- Exclusive rights. If patents and trademarks are major factors in a market, it must be viewed as a collection of sub-monopolies, and is thus not subject to market forces. In the chemical and pharmaceuticals markets, therefore, we are less likely to see the Rule of Three govern market evolution. However, in recent years, the pharmaceutical industry has seen a large number of mergers and appears to be gradually moving toward the Rule of Three; this is due to the fact that large pharmaceutical firms are now participating in the growing generic sector as well as patented drugs, and patent-based sub-monopolies are being eroded as firms target the same therapeutic class with multiple drug formulations.
- Licensed economy: The Rule of Three cannot operate in economies in which companies are not free to adjust their production levels up or down based on market conditions. With the passing of India’s infamous “license Raj” of old, market forces have come increasingly to the fore, leading many companies to achieve greater economies of scale through production growth as well as mergers. The WTO has been a prime driver in raising the competitive intensity of industries internally as well as from the outside.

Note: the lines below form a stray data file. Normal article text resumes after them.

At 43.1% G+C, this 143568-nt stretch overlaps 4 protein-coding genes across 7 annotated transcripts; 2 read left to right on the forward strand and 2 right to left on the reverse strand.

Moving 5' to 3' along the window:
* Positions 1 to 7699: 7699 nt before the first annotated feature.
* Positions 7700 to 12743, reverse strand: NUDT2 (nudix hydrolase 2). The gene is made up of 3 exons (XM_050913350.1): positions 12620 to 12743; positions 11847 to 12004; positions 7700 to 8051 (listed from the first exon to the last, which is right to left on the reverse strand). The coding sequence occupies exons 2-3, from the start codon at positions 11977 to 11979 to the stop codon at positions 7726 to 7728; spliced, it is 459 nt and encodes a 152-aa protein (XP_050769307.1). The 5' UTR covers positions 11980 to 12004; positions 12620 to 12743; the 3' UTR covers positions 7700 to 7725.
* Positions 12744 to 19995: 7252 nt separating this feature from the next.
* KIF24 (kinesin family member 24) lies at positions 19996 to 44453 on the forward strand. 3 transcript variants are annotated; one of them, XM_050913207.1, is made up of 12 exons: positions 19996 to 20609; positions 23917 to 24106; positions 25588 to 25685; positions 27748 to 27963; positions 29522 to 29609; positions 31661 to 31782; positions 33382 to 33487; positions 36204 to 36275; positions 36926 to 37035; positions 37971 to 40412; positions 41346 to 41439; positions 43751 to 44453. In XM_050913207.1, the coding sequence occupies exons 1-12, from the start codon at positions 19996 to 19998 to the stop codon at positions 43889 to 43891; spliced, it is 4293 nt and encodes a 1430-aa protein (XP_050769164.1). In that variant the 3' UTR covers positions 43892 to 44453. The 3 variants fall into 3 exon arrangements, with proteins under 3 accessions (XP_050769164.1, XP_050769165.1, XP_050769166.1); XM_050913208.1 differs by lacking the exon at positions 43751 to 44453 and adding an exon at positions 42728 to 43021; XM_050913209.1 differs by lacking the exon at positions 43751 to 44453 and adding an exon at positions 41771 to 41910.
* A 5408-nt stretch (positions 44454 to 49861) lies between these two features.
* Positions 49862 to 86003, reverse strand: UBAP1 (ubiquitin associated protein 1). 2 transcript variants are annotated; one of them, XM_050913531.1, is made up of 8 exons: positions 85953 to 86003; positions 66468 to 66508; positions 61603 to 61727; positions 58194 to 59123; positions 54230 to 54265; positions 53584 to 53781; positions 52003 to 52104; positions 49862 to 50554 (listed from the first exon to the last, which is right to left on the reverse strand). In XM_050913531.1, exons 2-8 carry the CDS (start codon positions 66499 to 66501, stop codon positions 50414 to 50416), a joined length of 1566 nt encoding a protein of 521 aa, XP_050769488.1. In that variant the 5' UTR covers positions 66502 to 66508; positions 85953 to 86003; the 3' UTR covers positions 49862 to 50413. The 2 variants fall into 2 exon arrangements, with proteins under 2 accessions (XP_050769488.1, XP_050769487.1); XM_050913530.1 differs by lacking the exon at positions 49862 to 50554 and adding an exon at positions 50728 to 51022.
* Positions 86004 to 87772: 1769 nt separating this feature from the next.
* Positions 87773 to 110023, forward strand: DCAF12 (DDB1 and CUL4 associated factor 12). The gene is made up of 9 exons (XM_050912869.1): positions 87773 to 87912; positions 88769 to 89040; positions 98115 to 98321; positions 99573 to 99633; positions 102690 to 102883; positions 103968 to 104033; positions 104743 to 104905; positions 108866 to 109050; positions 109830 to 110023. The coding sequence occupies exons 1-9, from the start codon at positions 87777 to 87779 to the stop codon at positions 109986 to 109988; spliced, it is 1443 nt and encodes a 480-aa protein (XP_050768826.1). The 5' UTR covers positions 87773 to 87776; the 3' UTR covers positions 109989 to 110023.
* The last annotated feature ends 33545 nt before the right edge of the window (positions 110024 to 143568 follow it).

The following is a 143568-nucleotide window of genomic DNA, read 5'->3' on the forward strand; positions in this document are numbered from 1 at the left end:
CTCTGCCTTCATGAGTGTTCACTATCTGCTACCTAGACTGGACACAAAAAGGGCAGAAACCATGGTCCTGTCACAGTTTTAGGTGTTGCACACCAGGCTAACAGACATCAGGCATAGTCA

- Major barriers to trade and foreign ownership of assets. In this case, we are likely to see the Rule of Three operate at the national level but not at the global level. The Rule of Three may still be seen in the formation of global groups or alliances, as we believe is likely to occur in the global telecommunications market.
- Markets with a high degree of vertical integration. To the extent that certain customer groups are captive to in-house suppliers or vice-versa, the emergence of three full-line players in the supplier market is unlikely. Vertical integration does not allow competitive market forces to operate. It ties up suppliers and customers internally so they are not free to buy or sell in the open market.
- Markets with combined ownership and management. If ownership and management are combined, as in the case of professional services, the market process is not allowed to work. Ownership creates an emotional attachment, and inhibits rational economic decision-making.